Former Times writer Randy Cohen visits Union

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By Tess Koman

On Monday, Oct. 3, former New York Times writer Randy Cohen spoke at Memorial Chapel. For twelve years, Cohen was the columnist behind “The Ethicist,” a column in which Cohen would determine the ethically-sound decision in what could be considered a morally challenging situation.

In addition to his career at the Times, Cohen served as a writer on the Late Show with David Letterman, during which he won three Emmy Awards for Outstanding Writing.

When asked about his undergraduate degree in music, Cohen explained that “this isn’t just vocational training, although that does serve a purpose. You’re here to get educated, in the full sense of the word.”

Cohen did not believe he would ever get the job as The Ethicist when he applied for it, and does not have any formal background in philosophy or ethics.

He received intense feedback as soon as he started writing. The column was often criticized because of his personal stance on ethics; Cohen believes that people are not inherently good or bad, but that it is the situations people are placed in that determines how they will react to a situation.

He also believes that “ethics are only involved when the situation pertains to other people. There is no such thing as an obligation to yourself—that goes beyond the realm of ethics.”

“Of course it was hard!” Cohen remarked when asked about the difficulty of answering and dealing with other people’s moral dilemmas. “If the answer was obvious to the public, then I didn’t want to read it. It would be boring.”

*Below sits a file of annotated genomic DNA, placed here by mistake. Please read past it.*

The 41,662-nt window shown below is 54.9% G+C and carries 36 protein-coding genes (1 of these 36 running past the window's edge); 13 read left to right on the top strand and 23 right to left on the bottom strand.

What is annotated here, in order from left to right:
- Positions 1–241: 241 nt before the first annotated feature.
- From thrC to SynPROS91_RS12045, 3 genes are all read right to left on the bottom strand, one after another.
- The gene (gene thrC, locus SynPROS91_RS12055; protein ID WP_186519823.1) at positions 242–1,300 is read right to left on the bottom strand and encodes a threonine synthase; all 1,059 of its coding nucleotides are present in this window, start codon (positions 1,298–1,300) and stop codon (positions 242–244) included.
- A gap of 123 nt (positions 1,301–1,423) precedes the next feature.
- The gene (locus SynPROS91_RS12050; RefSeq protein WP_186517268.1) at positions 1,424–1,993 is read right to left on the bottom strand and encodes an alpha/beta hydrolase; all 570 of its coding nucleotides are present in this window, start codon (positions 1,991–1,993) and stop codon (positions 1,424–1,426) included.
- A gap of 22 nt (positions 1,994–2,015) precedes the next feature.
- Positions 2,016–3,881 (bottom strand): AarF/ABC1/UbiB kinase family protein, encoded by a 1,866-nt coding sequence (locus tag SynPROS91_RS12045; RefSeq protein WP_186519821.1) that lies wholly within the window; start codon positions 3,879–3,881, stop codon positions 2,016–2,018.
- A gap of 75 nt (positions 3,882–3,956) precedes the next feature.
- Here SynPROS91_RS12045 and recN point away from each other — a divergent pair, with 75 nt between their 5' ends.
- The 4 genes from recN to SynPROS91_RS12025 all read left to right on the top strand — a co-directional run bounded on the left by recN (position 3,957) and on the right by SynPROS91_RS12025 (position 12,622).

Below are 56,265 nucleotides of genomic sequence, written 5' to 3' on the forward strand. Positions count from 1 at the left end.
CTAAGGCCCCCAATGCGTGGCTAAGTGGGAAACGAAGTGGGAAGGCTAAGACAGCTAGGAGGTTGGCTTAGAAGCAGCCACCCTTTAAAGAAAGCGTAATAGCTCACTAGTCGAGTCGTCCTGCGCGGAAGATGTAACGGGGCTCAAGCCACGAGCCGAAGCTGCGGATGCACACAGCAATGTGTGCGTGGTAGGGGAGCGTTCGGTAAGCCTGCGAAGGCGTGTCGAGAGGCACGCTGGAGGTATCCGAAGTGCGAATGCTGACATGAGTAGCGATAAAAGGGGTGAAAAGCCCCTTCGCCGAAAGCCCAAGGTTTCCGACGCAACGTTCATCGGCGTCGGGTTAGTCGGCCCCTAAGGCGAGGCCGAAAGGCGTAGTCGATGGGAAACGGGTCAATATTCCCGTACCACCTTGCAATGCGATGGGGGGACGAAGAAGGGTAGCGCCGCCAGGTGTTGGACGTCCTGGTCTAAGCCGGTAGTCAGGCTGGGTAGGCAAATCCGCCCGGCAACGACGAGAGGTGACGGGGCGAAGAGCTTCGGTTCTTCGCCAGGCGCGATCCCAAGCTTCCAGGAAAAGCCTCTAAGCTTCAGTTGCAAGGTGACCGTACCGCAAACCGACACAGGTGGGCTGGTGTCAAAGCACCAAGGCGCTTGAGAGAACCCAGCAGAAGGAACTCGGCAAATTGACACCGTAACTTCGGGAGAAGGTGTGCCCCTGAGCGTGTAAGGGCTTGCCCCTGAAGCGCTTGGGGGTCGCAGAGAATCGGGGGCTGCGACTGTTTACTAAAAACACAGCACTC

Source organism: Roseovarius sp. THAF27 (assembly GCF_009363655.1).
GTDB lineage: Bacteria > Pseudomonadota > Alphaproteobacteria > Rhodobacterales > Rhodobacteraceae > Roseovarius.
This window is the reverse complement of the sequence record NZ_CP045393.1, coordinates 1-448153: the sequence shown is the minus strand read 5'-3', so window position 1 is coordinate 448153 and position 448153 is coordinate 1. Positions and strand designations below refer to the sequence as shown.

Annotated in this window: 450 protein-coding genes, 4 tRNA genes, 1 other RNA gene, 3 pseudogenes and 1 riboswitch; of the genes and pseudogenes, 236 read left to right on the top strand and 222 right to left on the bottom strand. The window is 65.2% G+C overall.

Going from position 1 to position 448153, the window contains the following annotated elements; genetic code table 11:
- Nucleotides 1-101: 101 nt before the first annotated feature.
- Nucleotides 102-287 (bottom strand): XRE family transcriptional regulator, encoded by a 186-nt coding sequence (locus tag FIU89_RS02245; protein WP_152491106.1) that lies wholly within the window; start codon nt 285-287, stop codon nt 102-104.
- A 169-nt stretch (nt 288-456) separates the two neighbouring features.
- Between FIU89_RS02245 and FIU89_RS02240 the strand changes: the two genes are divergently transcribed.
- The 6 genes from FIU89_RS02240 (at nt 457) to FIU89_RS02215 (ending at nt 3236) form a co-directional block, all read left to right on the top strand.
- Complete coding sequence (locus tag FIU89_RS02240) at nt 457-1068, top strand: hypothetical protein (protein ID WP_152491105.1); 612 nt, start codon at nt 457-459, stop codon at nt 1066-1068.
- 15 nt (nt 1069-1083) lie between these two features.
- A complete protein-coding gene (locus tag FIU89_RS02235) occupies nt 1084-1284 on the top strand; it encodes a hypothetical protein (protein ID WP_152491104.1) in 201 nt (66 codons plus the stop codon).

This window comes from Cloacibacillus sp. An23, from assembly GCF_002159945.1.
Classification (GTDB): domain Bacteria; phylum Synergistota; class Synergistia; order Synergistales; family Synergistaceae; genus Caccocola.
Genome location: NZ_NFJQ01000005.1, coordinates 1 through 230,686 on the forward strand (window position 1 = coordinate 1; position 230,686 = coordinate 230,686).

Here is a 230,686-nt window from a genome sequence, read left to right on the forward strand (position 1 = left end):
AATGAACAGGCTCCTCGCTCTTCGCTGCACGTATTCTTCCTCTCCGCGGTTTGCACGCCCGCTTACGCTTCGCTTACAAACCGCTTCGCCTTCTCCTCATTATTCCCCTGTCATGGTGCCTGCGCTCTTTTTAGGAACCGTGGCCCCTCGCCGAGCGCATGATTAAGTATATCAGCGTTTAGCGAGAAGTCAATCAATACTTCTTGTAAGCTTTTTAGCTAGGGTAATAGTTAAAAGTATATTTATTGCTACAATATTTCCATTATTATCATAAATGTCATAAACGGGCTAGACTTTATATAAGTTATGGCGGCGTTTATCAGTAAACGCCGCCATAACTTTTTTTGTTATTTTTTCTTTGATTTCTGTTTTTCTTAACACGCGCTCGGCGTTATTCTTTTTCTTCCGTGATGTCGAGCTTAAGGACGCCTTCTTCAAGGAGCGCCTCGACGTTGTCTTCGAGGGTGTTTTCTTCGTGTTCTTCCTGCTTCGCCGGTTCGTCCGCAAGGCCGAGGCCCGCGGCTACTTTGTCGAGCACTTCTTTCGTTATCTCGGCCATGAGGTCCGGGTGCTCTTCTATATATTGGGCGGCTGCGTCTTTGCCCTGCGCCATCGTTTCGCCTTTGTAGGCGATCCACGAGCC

What fascinated Cohen the most about his position was examining the way people reacted to difficult situations.

“Here’s the thing about moral thinking: you have an immediate visceral response,” he said, likening it to a person’s reaction to a piece of music or art. “But you’re not stuck with it. That’s the great thing.”

That being said, Cohen’s job allowed him to gain insight into the way many people think.

Some comments led Cohen to realize that “people are awful and they’ll do horrible, wicked things… I found that with a lot of the readers they knew exactly what to do in their situations, but they didn’t know why.”

Many were curious as to Cohen’s motives for advising people about ethics.

One student asked, “Are you saying that if everyone follows a certain code of conduct and behaves a certain way, that you would like to eliminate diversity?”

“If by eliminating all sorts of wicked conduct is what you mean by diversity, then yes, I would hope it would make the world less diverse, yes,” he responded. “If I could impose my will, the world would be harsh, but fair and a lot less diverse. That being said, harmony is a dubious value, I think.”

Another platform in which Cohen was allowed to express his opinion was as a writer for the Late Show with David Letterman. He looks back on this position very fondly and recalled, “It was like your dream come true. I felt like a rookie at the Superbowl who scores a touchdown. And on top of that, you come to work everyday and it’s televised. What more could you ask for?”

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